The Nozdormu that Thrall rescued was the insane one, not Murozond. He was presented with the knot of contradictory timeways and he chose the wrong one - the one where he himself did not die, where Azeroth continued. He slew Murozond, in defiance of the vision given him by Aman'Thul of his own death, and he broke the Aspects on the anvil of his desire to break the loop Aman'Thul had placed him in. He didn't preserve time - he changed time. In so doing, he removed his dragonflight from the scene, abandoned his duty to preserve the one true timeline, and thus allowed the events of Warriors of Draenor to occur.
Without the power of the Bronze Dragonflight, we're not just looking at the one alternate timeline Garrosh will go create. We're now looking at many alternate timelines, all seeking to exist - rival histories, rival universes. A world where Illidan becomes Archdruid. A world where Mal'Ganis becomes the Lich King. A world where Tyrande is a blood elf!
"Tyrande Blood Elf - Named for her ancestor, the first Sun Queen, Tyrande Windrunner serves the Blood elves of Quel'thalas as their Ranger General, preparing them for their pilgrimage into Outland."
All of these and more, all of these usurper realities - all of these universes with their competing histories and completely irreconcilable timelines, all seeking to exist. Pressure exerts itself against the very fabric of reality, as Aman'Thul warned Nozdormu - and eventually, it must give way. And it was this very fate that Murozond sought to avoid - this very collapse of all existence that he sought to prevent by creating the Infinite Dragonflight in the first place. And we killed him for it.
To the animals that live in a forest, a forest fire is a calamity, an unimaginable devastation. Yet without that fire, there can be no new growth, no life and ultimately the forest itself will be unsustainable. Our timeline had to die so that the one true timeline could thrive, but we fought, and we won - and so we created this new reality, unstable and birthing new realities in its wake. How many timelines can there be before the walls fall, and the Storm reaches us? And can it still be saved, or are we doomed in a more profound way than we can possibly imagine?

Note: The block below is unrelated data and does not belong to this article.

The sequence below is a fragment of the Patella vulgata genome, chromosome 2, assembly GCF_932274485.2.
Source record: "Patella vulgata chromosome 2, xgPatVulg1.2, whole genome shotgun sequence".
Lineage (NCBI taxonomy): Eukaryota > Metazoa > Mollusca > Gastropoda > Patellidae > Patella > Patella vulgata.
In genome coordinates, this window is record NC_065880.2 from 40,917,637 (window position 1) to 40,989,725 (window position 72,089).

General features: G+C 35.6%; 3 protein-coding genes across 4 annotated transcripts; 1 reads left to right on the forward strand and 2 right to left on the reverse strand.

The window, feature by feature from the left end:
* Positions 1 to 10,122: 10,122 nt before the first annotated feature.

Then again... perhaps not. For consider this - how sure are we that this isn't exactly the outcome the Titans were planning for? They made Neltharion an aspect, seemingly knowing that the Hour of Twilight would come and he would be the instigator of it. Perhaps they made Nozdormu knowing, hoping that one of his many time-selves would blink - that they refused to reoriginate Azeroth when they first discovered the Old Gods infesting it because they sought to break a stalemate in a war that reached through time and space. Clearly both the Titans and the Old Gods can reach through time - the events of the War of the Ancients imply this. How do you win a war against an enemy that can bend and twist time to its own ends?
Break time. Break reality. Create a hard and fast rule, and dangle the hope of victory, if only the being you appointed to safeguard the plan can be induced to use the power you gave him to change the rules - to take Azeroth outside of the planned pathway. All it would take is one of those many potential Nozdormu to say no to the destruction of his world, and you'd get exactly what you wanted - a multiverse of possibilities instead of one stagnant timeline with the Legion searing all of creation into ash and the Old Gods feasting on what remains. Sargeras saw the futility of shaping creation and went mad - perhaps Aman'Thul saw it, and chose to cheat.
The Titans play with time, with space, and with us. Perhaps even they don't like the rules, and sought to change them. And perhaps through us they succeeded. Now we simply have to find out which when wins.
While you don't need to have played the previous Warcraft games to enjoy World of Warcraft, a little history goes a long way toward making the game a lot more fun. Dig into even more of the lore and history behind the World of Warcraft in WoW Insider's Guide to Warcraft Lore.